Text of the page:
I was dumbfounded to read Gary Younghans' recent My Turn column attacking, of all things, the Taos Community Foundation ("Taos Community Foundation sidesteps racism issue," July 2-8).
After giving lip service to the fine work this organization has done, he proceeded to insult it ("mealy-mouthed euphemisms" - really?) while quibbling over its choice of words in the TCF's public statement concerning the murder of George Floyd and the Black Lives Matter movement.
According to this writer, because the TCF failed to use some mandated words or expressions, it was condoning racism in America if not actively practicing yet. Such an accusation defies credibility for anyone associated with the Taos Community Foundation's actual accomplishments.
In some ways, I wasn't completely surprised. The writer is a white man and perhaps felt the need to demonstrate to his peers how "woke" he is on racial issues. That's fine, except his choice of a target was not.
Over the years, I've noted that some white allies, especially the men, feel compelled to overcompensate for their whiteness by inflicting entitled and condescending lectures on other white people. By contrast, the wiser allies practice humility and do the hard inner work of becoming more conscious individuals. Therefore, they make real change in our society instead of the posturing of what's known as "virtue signaling."
For those unfamiliar with the Taos Community Foundation, this group is a valuable financial resource that provides grants and scholarships and other ways to reinvest in the Taos community, including its communities of color. One of its subgroups, the all-women Women Give, in the past has contributed grants valued at tens of thousands of dollars to Las Cumbres - which serves the needs of incarcerated women and the children of incarcerated parents - DreamTree and HEART.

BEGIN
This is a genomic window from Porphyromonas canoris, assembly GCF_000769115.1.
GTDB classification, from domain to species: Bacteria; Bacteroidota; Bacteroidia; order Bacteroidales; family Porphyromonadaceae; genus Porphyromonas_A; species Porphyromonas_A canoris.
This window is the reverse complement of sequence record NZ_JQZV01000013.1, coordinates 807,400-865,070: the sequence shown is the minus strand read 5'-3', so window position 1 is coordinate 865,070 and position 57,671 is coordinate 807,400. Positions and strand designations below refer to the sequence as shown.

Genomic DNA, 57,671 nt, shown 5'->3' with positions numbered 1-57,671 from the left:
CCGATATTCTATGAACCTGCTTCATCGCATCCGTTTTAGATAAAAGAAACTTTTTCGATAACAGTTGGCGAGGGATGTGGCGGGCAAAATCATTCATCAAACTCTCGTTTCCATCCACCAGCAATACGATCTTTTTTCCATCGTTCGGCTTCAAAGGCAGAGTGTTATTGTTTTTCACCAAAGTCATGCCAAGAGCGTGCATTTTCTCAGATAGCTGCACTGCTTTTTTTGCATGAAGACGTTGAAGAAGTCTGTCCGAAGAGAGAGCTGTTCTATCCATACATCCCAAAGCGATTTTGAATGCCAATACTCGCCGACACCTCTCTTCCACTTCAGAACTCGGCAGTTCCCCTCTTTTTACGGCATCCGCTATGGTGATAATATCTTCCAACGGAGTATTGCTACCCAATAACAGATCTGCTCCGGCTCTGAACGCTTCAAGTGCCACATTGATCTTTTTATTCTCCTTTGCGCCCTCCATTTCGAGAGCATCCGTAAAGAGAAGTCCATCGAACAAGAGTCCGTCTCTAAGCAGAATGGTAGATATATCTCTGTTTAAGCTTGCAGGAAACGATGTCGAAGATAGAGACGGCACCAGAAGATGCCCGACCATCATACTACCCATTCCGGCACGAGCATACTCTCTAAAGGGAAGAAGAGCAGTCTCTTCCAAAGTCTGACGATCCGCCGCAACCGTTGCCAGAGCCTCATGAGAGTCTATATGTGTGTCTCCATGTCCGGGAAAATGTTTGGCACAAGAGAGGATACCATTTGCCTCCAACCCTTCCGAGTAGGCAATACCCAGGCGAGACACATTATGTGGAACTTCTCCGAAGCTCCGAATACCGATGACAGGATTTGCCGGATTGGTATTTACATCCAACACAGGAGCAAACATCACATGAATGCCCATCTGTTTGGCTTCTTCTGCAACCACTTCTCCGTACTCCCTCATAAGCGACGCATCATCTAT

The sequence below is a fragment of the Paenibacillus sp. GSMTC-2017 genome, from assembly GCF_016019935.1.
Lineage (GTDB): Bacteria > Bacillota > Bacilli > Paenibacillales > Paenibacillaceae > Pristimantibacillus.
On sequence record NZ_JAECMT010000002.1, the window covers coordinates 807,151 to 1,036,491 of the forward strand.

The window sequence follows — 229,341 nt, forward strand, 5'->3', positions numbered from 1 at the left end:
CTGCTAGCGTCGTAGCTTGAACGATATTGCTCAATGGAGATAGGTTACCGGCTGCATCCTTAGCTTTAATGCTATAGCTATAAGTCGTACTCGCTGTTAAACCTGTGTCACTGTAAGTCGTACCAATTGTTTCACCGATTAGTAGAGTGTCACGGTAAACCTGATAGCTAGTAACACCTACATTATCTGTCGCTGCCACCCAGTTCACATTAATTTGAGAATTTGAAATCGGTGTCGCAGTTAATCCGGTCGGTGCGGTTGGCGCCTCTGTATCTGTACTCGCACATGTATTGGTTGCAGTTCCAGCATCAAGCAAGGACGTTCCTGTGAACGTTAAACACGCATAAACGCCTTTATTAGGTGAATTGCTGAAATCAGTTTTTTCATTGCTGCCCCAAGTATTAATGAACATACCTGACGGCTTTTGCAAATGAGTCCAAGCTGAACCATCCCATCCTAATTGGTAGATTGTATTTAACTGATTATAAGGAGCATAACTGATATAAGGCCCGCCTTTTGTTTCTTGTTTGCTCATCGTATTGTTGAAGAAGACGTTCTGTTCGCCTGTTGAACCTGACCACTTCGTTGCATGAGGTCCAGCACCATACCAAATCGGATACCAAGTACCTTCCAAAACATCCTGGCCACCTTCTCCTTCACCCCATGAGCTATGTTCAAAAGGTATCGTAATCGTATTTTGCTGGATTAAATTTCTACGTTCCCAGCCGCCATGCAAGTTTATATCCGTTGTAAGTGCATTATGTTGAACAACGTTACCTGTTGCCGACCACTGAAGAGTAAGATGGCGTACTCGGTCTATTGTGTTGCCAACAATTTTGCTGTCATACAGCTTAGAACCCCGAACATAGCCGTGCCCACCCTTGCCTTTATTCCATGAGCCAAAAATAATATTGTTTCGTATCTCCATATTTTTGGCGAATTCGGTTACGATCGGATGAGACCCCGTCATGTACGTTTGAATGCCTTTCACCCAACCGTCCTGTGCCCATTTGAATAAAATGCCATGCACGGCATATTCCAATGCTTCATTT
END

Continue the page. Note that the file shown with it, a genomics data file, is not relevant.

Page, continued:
In my opinion, the Taos Community Foundation has no need to apologize or explain its actions nor does it need to pass any purity test. Words are cheap and they don't feed hungry children, help women in need or provide educational opportunities. Deeds matter and the generous deeds offered by those in the TCF speak for themselves. The group's recipients have benefited more from the Taos Community Foundation than from those who attack them but do little or nothing of their own.
Racism is indeed a cancer in our society and those who deliberately practice it, especially from the White House, are the real clear and present danger to both our democracy and our American values. There has always been, however, an unfortunate habit in the activist community to go after white liberals, maybe because they're an easier target than confronting white supremacists or to be exact, white supremacists in power.
But these are the ones who need to be called out, not beneficial groups like the Taos Community Foundation whose only crime, in the opinion of Mr. Younghans, is not adhering to some brittle verbal orthodoxy.
So let's keep our eyes on the ball, please, and not make unconscious accusations of racism the dog whistle of the Left or descend into some progressive form of McCarthyism. If we practice this kind of self-defeating circular firing squad, we will be guilty of being part of the problem, not the solution.
Daniel A. Brown is a resident of Taos County.